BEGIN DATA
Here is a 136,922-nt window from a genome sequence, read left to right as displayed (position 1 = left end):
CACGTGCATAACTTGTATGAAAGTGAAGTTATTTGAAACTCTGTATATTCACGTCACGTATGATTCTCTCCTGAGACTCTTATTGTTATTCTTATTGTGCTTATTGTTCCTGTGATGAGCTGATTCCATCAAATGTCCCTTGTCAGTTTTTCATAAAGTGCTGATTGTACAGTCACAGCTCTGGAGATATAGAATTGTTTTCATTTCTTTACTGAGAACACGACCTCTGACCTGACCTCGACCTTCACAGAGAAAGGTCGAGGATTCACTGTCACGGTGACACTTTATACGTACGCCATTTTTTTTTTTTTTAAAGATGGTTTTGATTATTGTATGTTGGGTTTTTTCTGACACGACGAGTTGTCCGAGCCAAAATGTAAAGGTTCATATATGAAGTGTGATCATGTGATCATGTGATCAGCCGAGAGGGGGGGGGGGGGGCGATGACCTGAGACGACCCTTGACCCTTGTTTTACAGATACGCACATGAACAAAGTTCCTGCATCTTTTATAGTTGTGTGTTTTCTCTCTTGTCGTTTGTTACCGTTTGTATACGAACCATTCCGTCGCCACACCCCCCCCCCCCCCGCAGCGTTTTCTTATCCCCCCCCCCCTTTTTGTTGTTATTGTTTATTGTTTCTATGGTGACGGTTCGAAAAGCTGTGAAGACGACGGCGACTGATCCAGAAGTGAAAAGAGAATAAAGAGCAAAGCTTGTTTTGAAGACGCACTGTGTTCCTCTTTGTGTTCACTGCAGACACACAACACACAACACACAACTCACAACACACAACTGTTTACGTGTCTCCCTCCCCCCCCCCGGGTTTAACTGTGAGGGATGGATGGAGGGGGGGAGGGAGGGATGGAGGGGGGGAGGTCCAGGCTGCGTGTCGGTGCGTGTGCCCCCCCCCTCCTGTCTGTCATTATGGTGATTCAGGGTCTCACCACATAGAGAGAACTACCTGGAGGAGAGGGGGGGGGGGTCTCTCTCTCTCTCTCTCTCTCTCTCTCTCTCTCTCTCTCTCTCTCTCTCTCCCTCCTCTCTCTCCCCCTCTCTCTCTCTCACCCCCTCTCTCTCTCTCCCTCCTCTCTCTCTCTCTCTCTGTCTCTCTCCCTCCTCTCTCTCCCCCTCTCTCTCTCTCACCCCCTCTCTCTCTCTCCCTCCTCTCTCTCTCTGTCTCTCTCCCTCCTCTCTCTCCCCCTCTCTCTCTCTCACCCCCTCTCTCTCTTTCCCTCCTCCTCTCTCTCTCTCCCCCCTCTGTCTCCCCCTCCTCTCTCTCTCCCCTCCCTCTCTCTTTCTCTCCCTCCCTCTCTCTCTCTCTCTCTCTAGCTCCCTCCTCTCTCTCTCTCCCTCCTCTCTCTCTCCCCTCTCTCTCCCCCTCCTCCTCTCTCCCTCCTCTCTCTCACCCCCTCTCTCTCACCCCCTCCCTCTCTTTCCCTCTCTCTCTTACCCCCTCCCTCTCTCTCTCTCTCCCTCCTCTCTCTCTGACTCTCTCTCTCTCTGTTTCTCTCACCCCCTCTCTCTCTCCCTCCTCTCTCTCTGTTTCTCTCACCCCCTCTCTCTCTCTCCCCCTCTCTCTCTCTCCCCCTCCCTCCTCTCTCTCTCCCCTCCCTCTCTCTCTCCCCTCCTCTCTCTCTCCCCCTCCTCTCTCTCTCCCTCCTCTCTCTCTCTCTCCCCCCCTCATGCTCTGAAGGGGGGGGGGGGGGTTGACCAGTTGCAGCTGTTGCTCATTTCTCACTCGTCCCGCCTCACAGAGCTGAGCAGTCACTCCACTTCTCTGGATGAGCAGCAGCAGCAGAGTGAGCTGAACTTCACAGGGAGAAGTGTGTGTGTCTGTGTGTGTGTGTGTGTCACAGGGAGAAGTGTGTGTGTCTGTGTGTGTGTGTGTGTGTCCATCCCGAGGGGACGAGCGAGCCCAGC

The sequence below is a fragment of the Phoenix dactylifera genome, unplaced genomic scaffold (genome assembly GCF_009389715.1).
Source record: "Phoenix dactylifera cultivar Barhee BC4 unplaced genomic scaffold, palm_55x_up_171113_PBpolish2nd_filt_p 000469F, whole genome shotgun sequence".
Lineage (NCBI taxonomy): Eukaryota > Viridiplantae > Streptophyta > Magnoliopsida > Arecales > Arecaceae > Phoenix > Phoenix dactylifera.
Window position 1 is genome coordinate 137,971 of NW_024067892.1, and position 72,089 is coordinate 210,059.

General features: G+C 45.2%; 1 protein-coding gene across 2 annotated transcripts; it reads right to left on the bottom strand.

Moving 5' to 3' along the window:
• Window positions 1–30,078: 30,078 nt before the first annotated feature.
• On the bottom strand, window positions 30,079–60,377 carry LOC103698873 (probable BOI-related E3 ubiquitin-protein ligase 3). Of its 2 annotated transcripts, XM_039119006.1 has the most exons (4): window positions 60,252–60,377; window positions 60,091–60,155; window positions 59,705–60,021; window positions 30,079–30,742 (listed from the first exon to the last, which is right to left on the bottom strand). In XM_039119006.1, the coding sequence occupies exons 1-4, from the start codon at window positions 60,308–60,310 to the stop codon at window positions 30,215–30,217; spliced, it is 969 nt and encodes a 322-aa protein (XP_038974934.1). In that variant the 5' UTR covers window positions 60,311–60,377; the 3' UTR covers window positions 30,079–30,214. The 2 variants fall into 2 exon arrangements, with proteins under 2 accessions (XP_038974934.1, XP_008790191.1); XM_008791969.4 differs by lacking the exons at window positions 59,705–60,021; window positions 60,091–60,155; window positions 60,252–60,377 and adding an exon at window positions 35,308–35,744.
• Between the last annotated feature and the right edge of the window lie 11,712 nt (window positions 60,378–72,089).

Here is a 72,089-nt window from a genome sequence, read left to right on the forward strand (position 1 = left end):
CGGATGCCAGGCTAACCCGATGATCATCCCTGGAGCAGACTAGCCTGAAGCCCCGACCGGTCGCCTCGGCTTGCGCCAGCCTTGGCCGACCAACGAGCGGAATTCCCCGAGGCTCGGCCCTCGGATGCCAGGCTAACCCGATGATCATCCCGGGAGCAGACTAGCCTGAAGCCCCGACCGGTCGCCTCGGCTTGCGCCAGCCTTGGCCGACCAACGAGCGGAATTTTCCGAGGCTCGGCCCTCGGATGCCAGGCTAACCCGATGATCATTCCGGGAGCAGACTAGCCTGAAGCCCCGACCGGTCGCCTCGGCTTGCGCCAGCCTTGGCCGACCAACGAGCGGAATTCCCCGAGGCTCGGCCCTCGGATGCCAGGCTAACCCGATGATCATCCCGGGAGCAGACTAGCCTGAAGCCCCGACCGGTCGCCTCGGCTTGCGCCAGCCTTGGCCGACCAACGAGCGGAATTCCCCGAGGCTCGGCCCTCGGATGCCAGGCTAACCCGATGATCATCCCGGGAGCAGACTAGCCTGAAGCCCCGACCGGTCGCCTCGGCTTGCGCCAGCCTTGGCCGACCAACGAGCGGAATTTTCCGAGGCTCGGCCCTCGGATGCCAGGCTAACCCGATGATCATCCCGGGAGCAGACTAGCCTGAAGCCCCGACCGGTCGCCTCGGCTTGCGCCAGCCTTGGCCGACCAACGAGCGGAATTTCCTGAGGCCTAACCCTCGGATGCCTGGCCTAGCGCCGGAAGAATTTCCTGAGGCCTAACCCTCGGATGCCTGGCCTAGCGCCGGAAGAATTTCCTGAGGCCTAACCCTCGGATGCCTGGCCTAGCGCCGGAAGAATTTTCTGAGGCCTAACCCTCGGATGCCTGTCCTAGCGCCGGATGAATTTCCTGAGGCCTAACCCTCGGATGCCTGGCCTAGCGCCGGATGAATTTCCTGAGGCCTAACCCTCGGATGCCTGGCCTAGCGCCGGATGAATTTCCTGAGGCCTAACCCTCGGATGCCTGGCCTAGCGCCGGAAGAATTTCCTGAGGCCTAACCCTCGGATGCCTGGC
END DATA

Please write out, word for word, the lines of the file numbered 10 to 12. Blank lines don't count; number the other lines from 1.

• On the bottom strand, window positions 30,079–60,377 carry LOC103698873 (probable BOI-related E3 ubiquitin-protein ligase 3). Of its 2 annotated transcripts, XM_039119006.1 has the most exons (4): window positions 60,252–60,377; window positions 60,091–60,155; window positions 59,705–60,021; window positions 30,079–30,742 (listed from the first exon to the last, which is right to left on the bottom strand). In XM_039119006.1, the coding sequence occupies exons 1-4, from the start codon at window positions 60,308–60,310 to the stop codon at window positions 30,215–30,217; spliced, it is 969 nt and encodes a 322-aa protein (XP_038974934.1). In that variant the 5' UTR covers window positions 60,311–60,377; the 3' UTR covers window positions 30,079–30,214. The 2 variants fall into 2 exon arrangements, with proteins under 2 accessions (XP_038974934.1, XP_008790191.1); XM_008791969.4 differs by lacking the exons at window positions 59,705–60,021; window positions 60,091–60,155; window positions 60,252–60,377 and adding an exon at window positions 35,308–35,744.
• Between the last annotated feature and the right edge of the window lie 11,712 nt (window positions 60,378–72,089).

Here is a 72,089-nt window from a genome sequence, read left to right on the forward strand (position 1 = left end):